How I coped with being made redundant during a pandemic
Redundancy is about as close as it gets to the feeling of being dumped.
There’s no good way to experience it, but having to sit on my bed and watch my boss and a HR representative (never a good sign) tell me over a glitchy Microsoft Teams call that my services were no longer required, was tough.
My team was told a week later (again through a screen), and then that was that: five years to the day in my dream job as editor of a national food magazine brand, wrapped up with no exciting new role to look forward to.
I’m not alone though, I’m one of the 227,000 recorded redundancies this year, according to the latest statistics, with the rate of those losing their job doubling since March.
Not that those figures helped me make sense of the situation or gave me any comfort. I didn’t cry as much as I thought I would. I had a bawl immediately after, then a bit of a wobbly lip the day after, but then I just felt numb.
The only thing that changed how I felt, was self-care. It wasn’t until I truly started looking after myself through exercising and being surrounded by nature that I got out of my redundancy funk. It was far from an easy journey to get there though.
In the weeks after I was made redundant, I couldn’t be bothered to cook, which until then had been my constant love; my therapy, my creative outlet.
I didn’t want to get dressed. I couldn’t face Joe Wicks (no offence Joe, I love your positive energy normally), I couldn’t even read.
All I could do, between scrolling through social media (looking at everyone else who had jobs), staring into space and endlessly refreshing job boards, was binge watch The Real Housewives of Beverly Hills.
Indeed, it felt like the only thing I achieved in that first month was completing all 10 seasons – that’s 220 episodes and approximately 9,240 minutes or six-and-a-half solid days of my life.
I needed the time to acknowledge and accept the dramatic change in my life, to grieve, and to begin to move on.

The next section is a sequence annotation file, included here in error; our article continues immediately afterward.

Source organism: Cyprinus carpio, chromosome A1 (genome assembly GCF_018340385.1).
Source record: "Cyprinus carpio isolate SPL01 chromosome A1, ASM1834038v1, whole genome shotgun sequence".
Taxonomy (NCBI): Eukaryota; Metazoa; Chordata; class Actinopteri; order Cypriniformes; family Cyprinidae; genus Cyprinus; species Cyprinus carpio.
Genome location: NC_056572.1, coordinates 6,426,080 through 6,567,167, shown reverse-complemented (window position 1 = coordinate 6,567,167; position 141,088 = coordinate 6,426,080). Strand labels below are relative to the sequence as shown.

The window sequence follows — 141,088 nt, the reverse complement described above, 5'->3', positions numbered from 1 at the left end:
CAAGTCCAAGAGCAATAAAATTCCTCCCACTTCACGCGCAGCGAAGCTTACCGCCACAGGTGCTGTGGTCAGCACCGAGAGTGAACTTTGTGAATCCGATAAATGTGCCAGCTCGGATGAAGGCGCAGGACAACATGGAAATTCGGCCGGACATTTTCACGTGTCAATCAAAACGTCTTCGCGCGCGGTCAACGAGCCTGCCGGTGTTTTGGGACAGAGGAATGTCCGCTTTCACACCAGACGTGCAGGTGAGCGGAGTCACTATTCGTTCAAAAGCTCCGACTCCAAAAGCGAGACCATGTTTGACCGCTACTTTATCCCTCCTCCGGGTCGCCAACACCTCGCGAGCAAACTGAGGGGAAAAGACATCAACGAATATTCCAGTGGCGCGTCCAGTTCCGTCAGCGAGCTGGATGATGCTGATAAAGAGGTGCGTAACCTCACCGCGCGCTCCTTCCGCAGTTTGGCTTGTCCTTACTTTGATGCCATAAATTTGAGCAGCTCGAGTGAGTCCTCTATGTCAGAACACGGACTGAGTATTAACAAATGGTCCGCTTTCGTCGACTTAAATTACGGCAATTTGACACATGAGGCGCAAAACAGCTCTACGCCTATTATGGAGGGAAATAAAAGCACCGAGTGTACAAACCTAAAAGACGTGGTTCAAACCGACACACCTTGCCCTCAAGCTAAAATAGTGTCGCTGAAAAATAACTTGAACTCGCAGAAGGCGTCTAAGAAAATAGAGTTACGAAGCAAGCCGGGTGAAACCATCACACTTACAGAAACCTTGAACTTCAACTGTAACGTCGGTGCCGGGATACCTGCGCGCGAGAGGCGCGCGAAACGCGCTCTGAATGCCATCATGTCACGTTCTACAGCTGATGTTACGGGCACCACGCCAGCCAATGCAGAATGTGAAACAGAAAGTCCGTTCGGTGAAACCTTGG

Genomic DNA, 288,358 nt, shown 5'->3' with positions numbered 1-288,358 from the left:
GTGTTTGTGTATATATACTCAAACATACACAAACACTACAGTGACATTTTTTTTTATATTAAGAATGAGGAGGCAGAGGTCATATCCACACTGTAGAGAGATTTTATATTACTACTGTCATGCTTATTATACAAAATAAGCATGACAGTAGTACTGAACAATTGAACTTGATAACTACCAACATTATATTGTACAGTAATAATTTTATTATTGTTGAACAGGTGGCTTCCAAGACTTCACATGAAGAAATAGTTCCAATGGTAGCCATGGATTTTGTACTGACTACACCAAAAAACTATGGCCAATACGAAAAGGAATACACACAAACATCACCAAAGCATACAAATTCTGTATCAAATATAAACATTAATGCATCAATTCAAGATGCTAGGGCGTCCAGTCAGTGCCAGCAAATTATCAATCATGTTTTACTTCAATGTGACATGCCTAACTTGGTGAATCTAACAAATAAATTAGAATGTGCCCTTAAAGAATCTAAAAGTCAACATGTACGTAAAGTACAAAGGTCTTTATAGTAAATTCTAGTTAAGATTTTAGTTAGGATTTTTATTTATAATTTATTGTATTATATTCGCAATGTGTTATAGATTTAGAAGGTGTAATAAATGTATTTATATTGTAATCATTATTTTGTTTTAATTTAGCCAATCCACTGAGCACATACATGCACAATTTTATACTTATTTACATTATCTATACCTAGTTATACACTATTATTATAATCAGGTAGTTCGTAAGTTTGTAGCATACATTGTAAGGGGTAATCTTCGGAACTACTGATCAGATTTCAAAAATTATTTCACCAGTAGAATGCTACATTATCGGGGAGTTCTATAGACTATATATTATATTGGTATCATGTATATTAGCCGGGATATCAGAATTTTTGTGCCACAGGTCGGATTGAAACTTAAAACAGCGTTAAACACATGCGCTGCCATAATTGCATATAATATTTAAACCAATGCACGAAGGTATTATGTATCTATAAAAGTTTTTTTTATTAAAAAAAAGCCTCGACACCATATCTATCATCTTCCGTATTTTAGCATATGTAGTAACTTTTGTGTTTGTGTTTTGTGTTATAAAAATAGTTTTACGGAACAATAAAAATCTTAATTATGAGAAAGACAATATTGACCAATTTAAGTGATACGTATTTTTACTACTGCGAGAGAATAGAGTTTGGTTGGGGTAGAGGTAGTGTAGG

As August became September I started furiously applying for jobs. I reached out to all of my contacts who were so kind and generous with their time, offering advice, freelance work and more contacts to speak to.
I began to feel energised again. I even – break-up cliché incoming – cut off my long, curly blonde hair into a short brunette bob.
With every feature I wrote, every covering letter and CV I sent off, I felt a little bit more like myself. But something still wasn’t quite right.
I wasn’t sleeping, old conversations – like difficult work calls or petty disagreements with my partner – replaying in my mind during sleepless nights. My confidence was shot, and my inner introvert was morphing into a complete social reclusive.
I was also burning myself out, working as hard as when I had a full-time job – glued to my screen all day. I needed to find balance.
‘Make the most of this time,’ my fiancé reminded me, as did my friends. ‘Do all the things you could never do when you were working.’
It was after cancelling plans with a friend and ex-colleague one too many times, unable to be around anyone who reminded me of what I’d lost, that I realised that I needed to start focussing on what I’d gained.
I’d gained the gift of time, the freedom to wake when I wanted (I’m a night owl, so 6am starts have never been my favourite). I invested in my health, joining a new gym after six months of a forced break (thanks again, Covid-19).
It felt good to feel the weight of a bar on my shoulders. It felt good to finally feel my legs wobble with that oh-so-satisfying post-workout burn. I needed something more though. Luckily, my gym membership included more than my local leisure centre – it also included a lido, a 40-minute bus ride or cycle from my house.
Booking my slot seven days in advance to comply with Covid-19 guidelines, I planned my outdoor swims happily around sunny windows in my structureless days. The gear-shift in my happiness was immense.
For the first time in months I felt real, true joy.
I could breathe the fresh air as I whizzed past chugging canal boats. I could watch the mid-morning sun lethargically move between the trees and sparkle across the water. I found calm in mindlessly swimming in my allotted lanes.
I didn’t track my swim, I didn’t count my steps, or chart my journey. I just moved freely and cherished the seasons as they changed, rather than fearing the inevitable passing of time.
I also made the most of my trips, making pit stops at any bakeries I could find. Where better to check the status of my job applications?
Like any break-up, time is a healer. It also gives you the chance to rediscover and even redefine your sense of self.
Turns out, I rather like who I found. She’s a free-wheeling, lido-loving kinda gal.
And my shift in perspective clearly worked, as the week we went into the second national lockdown, I was offered a new job.
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